0
  • Why Something Instead of Nothing?

  • Why Something New?

  • Why Dog in the Wind?

  • why thing in the back of my throat?
  • Why everything on zero?

I looked up "Why" in my dictionary, but I could not figure out how it was used. Please let me know usage of"why"

  • 1
    Your questions are not clear. None of the phases you give are sentences: they do not contain verbs. You need to explain exactly what you are asking and to give the context. – Ronald Sole May 5 '17 at 11:26
  • The sentences are not grammatically correct, but why here seems to mean exactly what it normally means: "What is the reason for ____ ?" – stangdon May 5 '17 at 11:55
  • @ stangdon Oh thank you. If so, is the following sentence also grammatically wrong? "why the word up in call up a friend?" – Lami May 5 '17 at 12:06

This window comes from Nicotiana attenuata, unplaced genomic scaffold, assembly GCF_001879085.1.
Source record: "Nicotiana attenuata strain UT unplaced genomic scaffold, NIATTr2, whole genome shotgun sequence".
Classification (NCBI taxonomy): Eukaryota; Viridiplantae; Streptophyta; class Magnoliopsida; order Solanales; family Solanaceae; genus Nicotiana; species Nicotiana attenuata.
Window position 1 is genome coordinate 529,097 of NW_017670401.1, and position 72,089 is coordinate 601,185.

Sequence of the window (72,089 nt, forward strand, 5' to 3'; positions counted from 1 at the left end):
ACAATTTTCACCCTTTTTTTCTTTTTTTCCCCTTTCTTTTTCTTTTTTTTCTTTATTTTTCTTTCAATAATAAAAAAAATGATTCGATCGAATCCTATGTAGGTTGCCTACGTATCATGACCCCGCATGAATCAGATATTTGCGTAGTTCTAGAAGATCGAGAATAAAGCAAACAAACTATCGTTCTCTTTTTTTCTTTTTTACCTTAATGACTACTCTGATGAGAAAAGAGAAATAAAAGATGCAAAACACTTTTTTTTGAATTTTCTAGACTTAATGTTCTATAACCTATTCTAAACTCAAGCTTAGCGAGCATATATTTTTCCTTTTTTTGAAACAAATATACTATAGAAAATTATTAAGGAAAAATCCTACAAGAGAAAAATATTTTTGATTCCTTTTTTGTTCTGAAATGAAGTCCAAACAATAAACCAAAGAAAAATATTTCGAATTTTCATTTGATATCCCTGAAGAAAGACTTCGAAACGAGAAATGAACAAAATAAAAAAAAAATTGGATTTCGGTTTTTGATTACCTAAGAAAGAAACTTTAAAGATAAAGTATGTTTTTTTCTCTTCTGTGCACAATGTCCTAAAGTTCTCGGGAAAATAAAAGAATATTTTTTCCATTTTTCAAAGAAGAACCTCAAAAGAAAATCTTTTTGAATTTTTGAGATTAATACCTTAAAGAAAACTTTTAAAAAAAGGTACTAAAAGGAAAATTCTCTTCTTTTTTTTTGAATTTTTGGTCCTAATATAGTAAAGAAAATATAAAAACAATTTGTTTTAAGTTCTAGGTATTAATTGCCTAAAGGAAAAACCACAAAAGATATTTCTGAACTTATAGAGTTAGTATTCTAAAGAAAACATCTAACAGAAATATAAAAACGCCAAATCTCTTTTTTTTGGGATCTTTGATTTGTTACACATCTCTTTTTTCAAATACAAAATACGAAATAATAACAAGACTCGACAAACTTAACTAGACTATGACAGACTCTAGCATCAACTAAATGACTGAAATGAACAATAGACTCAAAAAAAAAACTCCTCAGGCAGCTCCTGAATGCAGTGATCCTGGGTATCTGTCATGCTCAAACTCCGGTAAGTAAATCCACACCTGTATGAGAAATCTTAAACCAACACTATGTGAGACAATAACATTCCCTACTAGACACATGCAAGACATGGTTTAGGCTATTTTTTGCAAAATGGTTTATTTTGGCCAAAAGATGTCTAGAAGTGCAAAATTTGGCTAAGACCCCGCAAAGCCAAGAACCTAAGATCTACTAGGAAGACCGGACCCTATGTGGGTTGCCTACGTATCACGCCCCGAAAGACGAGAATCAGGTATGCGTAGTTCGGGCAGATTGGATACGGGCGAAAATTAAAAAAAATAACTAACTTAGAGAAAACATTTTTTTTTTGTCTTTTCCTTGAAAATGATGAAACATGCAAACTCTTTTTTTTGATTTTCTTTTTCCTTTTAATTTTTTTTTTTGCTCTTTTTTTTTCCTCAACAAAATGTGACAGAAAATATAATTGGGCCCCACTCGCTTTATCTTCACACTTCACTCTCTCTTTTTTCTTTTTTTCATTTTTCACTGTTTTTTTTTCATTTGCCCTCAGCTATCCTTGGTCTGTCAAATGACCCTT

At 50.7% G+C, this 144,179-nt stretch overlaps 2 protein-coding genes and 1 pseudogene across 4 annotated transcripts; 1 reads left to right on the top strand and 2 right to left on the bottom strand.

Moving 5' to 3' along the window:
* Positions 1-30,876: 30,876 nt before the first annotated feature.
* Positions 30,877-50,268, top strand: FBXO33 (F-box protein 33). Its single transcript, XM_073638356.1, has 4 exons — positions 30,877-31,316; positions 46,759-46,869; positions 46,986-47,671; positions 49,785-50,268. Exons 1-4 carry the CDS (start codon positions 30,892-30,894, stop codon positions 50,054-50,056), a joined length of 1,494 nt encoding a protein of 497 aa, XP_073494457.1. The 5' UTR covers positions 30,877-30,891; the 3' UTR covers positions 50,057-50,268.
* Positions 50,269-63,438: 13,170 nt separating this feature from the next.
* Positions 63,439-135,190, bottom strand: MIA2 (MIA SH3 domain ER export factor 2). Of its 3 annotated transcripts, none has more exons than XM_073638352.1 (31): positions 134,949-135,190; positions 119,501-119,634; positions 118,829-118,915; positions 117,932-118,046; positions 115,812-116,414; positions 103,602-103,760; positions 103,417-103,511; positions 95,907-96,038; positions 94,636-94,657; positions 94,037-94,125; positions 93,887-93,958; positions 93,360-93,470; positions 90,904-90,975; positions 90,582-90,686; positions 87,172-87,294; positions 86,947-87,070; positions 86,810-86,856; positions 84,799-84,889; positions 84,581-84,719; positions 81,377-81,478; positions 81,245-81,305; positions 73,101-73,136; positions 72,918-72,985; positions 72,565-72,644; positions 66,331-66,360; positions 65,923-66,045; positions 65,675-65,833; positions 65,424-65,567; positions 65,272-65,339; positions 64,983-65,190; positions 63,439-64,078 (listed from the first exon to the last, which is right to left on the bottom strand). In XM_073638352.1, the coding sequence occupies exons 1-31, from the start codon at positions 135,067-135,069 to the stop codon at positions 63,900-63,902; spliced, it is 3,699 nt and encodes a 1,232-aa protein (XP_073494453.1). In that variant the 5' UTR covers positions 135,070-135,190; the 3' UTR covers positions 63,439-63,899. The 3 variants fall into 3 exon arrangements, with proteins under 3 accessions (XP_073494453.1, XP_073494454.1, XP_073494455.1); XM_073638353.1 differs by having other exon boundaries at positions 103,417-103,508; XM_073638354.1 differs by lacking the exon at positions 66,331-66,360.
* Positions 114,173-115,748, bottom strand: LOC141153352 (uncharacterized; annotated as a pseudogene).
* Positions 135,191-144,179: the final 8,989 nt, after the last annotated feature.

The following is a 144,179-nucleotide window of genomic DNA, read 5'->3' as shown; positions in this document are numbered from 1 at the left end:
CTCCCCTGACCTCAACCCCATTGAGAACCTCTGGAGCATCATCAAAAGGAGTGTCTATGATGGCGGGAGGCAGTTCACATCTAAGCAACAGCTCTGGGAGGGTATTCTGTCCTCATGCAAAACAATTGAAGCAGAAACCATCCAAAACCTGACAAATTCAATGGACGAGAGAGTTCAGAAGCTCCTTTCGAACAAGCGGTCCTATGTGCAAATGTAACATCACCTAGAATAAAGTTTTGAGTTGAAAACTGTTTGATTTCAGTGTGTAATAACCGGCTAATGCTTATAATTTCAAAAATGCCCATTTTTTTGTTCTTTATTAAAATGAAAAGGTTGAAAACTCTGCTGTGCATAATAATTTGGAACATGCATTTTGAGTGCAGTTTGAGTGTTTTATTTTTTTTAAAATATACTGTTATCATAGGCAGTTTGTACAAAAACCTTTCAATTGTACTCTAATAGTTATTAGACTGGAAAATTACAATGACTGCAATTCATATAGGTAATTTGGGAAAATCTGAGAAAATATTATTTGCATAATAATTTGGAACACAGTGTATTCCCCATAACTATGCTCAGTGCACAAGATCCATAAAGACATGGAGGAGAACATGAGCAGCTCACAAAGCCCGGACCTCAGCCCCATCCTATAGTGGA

• @Lami - That sentence is also not correct because it does not contain a verb. I think it should be "Why is the word..." or "Why do we say the word..." – stangdon May 5 '17 at 12:12
  • @stangdon- Thank you very much. I was confused with this sentence in the introduction text of "Richard Spears-Essential Phrasal Verbs Dictionary", but now the question has been solved. – Lami May 5 '17 at 12:22
1

The "sentences" you quote are so much part of everyday English, that they could be considered idiomatic.

However parts of them, including the main verb (often "is/are*) have been elided. Hence the argument that they cannot be sentences, "because they do not contain a verb".

Why (have you bought) something new?

Why (is) everything on zero?

In Why the fuss?, the elision is not as straightforward. What is being said is Why (is there) a fuss (being made)? But the article has changed from indefinite to definite.

Your Answer

By clicking “Post Your Answer”, you agree to our terms of service, privacy policy and cookie policy

Not the answer you're looking for? Browse other questions tagged or ask your own question.